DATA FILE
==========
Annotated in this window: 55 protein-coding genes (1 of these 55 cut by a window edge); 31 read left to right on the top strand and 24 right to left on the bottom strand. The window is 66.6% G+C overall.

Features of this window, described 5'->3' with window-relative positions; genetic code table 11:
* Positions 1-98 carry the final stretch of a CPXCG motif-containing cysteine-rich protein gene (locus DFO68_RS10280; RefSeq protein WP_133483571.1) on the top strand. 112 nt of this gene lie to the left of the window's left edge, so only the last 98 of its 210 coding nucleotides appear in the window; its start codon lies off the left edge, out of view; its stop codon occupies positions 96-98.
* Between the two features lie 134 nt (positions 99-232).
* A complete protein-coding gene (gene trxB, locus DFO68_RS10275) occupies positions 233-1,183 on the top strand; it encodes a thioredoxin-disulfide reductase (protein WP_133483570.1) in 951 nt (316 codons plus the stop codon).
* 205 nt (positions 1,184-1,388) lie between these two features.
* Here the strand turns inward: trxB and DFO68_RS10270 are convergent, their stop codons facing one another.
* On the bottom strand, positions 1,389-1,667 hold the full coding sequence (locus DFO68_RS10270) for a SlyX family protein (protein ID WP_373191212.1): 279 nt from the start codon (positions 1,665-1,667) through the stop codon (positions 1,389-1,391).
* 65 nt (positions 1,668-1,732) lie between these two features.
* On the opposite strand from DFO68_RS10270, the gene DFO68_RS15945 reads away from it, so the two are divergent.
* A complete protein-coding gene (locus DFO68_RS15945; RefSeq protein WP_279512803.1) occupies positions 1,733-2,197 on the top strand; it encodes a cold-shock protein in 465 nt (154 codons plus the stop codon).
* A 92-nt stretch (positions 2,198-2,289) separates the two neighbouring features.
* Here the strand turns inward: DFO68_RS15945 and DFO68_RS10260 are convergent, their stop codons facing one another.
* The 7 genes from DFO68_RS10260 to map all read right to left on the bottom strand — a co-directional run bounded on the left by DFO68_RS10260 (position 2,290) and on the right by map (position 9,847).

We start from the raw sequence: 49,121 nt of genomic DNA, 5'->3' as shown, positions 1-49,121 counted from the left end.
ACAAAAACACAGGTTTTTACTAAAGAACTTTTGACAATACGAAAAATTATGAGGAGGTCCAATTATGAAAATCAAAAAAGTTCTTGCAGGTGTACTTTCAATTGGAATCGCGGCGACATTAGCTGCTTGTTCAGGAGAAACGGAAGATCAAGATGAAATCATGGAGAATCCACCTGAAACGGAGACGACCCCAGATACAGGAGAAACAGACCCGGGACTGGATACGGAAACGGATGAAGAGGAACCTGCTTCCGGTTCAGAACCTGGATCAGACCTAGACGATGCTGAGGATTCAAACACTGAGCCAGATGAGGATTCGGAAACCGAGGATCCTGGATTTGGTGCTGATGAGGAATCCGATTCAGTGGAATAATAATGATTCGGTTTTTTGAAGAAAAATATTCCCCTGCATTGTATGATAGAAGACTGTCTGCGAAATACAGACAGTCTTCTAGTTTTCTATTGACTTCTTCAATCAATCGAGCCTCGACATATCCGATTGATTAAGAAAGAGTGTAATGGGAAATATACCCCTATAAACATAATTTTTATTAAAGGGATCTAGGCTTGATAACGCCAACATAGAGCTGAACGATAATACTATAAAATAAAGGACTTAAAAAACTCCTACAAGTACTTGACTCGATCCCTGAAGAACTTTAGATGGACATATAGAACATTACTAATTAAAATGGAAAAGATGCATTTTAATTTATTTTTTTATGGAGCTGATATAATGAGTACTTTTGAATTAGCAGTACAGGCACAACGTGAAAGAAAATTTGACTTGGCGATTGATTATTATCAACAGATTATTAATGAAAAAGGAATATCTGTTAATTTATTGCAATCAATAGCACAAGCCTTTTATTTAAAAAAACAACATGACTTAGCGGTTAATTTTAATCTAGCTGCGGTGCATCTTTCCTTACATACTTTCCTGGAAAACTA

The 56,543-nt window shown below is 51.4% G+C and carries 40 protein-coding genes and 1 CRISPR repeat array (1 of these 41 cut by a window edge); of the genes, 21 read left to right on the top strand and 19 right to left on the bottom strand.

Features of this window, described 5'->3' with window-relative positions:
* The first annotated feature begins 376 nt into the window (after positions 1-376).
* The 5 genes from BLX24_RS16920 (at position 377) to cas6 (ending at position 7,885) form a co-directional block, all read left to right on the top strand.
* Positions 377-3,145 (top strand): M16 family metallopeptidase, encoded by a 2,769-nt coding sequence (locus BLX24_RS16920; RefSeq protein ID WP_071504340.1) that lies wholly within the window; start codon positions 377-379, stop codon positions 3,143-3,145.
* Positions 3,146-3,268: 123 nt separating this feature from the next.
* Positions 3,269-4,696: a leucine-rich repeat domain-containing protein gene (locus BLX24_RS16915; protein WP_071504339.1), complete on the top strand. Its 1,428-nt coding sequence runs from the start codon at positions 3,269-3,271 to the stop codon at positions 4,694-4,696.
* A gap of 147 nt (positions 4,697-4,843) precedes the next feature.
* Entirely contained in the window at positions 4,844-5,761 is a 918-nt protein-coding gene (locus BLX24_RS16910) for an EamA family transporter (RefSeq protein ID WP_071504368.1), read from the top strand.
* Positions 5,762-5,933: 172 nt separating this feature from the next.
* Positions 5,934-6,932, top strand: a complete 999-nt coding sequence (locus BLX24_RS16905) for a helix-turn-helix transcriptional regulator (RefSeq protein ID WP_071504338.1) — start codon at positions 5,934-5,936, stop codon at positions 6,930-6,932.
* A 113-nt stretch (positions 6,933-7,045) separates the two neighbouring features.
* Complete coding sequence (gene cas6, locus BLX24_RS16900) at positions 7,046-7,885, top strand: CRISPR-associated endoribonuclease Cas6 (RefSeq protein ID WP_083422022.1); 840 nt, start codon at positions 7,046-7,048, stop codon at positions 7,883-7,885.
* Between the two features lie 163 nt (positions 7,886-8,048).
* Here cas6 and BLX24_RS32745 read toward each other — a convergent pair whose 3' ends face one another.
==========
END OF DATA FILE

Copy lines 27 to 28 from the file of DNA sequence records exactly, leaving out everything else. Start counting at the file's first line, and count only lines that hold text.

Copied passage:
* Positions 5,934-6,932, top strand: a complete 999-nt coding sequence (locus BLX24_RS16905) for a helix-turn-helix transcriptional regulator (RefSeq protein ID WP_071504338.1) — start codon at positions 5,934-5,936, stop codon at positions 6,930-6,932.
* A 113-nt stretch (positions 6,933-7,045) separates the two neighbouring features.